- stretched out: extended wires.
- continued or prolonged: extended efforts.
- spread out: extended flags.
- widespread or extensive; having extension or spatial magnitude: extended treatment of a subject.
- outstretched: extended arms.
- Printing. expanded(def 3).
- of or relating to a meaning of a word other than its original or primary meaning: an extended sense.
Origin of extended
- to stretch out; draw out to the full length: He extended the measuring tape as far as it would go.
- to stretch, draw, or arrange in a given direction, or so as to reach a particular point, as a cord, wall, or line of troops.
- to stretch forth or hold out, as the arm or hand: to extend one's hand in greeting.
- to place at full length, especially horizontally, as the body or limbs.
- to increase the length or duration of; lengthen; prolong: to extend a visit.
- to stretch out in various or all directions; expand; spread out in area: A huge tent was extended over the field.
- to enlarge the scope of, or make more comprehensive, as operations, influence, or meaning: The European powers extended their authority in Asia.
- to provide as an offer or grant; offer; grant; give: to extend aid to needy scholars.
- Finance. to postpone (the payment of a debt) beyond the time originally agreed upon.
- to increase the bulk or volume of, especially by adding an inexpensive or plentiful substance.
- Bookkeeping. to transfer (figures) from one column to another.
- British.to assess or value.
- to make a seizure or levy upon, as land, by a writ of extent.
- Manège. to bring (a horse) into an extended attitude.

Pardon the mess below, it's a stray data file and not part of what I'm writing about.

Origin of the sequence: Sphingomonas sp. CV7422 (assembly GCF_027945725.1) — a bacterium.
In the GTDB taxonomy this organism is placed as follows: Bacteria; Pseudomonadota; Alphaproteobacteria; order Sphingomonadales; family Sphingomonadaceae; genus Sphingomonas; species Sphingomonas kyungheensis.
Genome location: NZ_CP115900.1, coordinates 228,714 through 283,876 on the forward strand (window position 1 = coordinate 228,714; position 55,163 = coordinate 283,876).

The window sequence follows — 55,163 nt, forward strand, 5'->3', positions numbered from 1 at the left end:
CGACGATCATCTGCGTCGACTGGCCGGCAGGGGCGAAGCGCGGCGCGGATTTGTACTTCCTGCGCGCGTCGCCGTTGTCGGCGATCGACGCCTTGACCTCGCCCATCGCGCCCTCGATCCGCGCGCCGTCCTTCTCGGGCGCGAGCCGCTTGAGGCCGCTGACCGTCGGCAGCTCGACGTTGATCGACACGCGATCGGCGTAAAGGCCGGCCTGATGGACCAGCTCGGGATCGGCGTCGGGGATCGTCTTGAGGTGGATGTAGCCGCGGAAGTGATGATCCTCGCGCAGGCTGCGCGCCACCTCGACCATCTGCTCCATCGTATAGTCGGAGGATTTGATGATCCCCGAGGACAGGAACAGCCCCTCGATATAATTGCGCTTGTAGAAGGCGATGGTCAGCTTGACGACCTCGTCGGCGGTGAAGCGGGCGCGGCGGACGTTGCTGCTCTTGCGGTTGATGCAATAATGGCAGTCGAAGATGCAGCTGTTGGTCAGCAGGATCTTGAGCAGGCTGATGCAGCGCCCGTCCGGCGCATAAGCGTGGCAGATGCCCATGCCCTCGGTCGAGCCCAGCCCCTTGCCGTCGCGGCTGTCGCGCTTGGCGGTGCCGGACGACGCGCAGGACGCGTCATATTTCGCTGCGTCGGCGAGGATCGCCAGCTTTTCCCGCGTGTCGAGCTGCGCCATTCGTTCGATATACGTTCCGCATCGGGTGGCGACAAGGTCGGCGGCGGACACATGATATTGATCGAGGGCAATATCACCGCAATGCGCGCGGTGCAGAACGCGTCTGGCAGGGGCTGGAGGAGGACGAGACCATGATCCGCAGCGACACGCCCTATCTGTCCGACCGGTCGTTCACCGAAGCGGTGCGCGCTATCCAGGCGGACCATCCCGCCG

- to exert (oneself) to an unusual degree.
- Archaic. to exaggerate.
- Obsolete. to take by seizure.
Origin of extend
SynonymsSee more synonyms for on Thesaurus.com
Examples from the Web for extended
In November 2014, that agreement was extended by four months, with some additional restrictions on Iran.Fact-Checking the Sunday Shows: Dec 21
December 21, 2014
I will tell you what, you wait for the extended cut of this film.
But there will be a little bit of Orc killing to be seen in the extended cut.
Age is one of many factors, but it will play a larger role in the conversation as Baby Boomers retire and longevity is extended.Justice Ruth Bader Ginsburg’s Risky Heart Surgery
Dr. Anand Veeravagu, MD
November 26, 2014
In response, her husband prevented her from seeing her daughters for extended periods.Drawing on the Memories of Syrian Women
November 26, 2014
Exceeding the limits assigned to it, my discussion has, however, extended too far.'Tis Sixty Years Since
Charles Francis Adams
A territory bounded by the Mississippi has been extended from sea to sea.
He took the hand which she extended and, bending over it, kissed it gallantly.Viviette
William J. Locke
From children and animals it extended to slaves and criminals.A Treatise on Parents and Children
George Bernard Shaw
Dick had no scruple in clasping that extended hand very warmly in his own.Within the Law
- stretched out in time, space, influence, application, etc
- (of a horse's pace) free-moving and with long stepsan extended trot
- printing another word for expanded (def. 1)
- to draw out or be drawn out; stretch
- to last for a certain timehis schooling extended for three years
- (intr) to reach a certain point in time or distancethe land extends five miles
- (intr) to exist or occurthe trees extended throughout the area
- (tr) to increase (a building, etc) in size or area; add to or enlarge
- (tr) to broaden the meaning or scope ofthe law was extended
- (tr) to put forth, present, or offerto extend greetings
- to stretch forth (an arm, etc)
- (tr) to lay out (a body) at full length
- (tr) to strain or exert (a person or animal) to the maximum
- (tr) to prolong (the time originally set) for payment of (a debt or loan), completion of (a task), etc
- (tr) accounting
- to carry forward
- to calculate the amount of (a total, balance, etc)
- (tr) law (formerly in England) to value or assess (land)
Word Origin and History for extended
early 14c., "to value, assess;" late 14c. "to stretch out, lengthen," from Anglo-French estendre (late 13c.), Old French estendre "stretch out, extend, increase," from Latin extendere "stretch out," from ex- "out" (see ex-) + tendere "to stretch" (see tenet). Related: Extended; extending.
- To straighten a limb; unbend.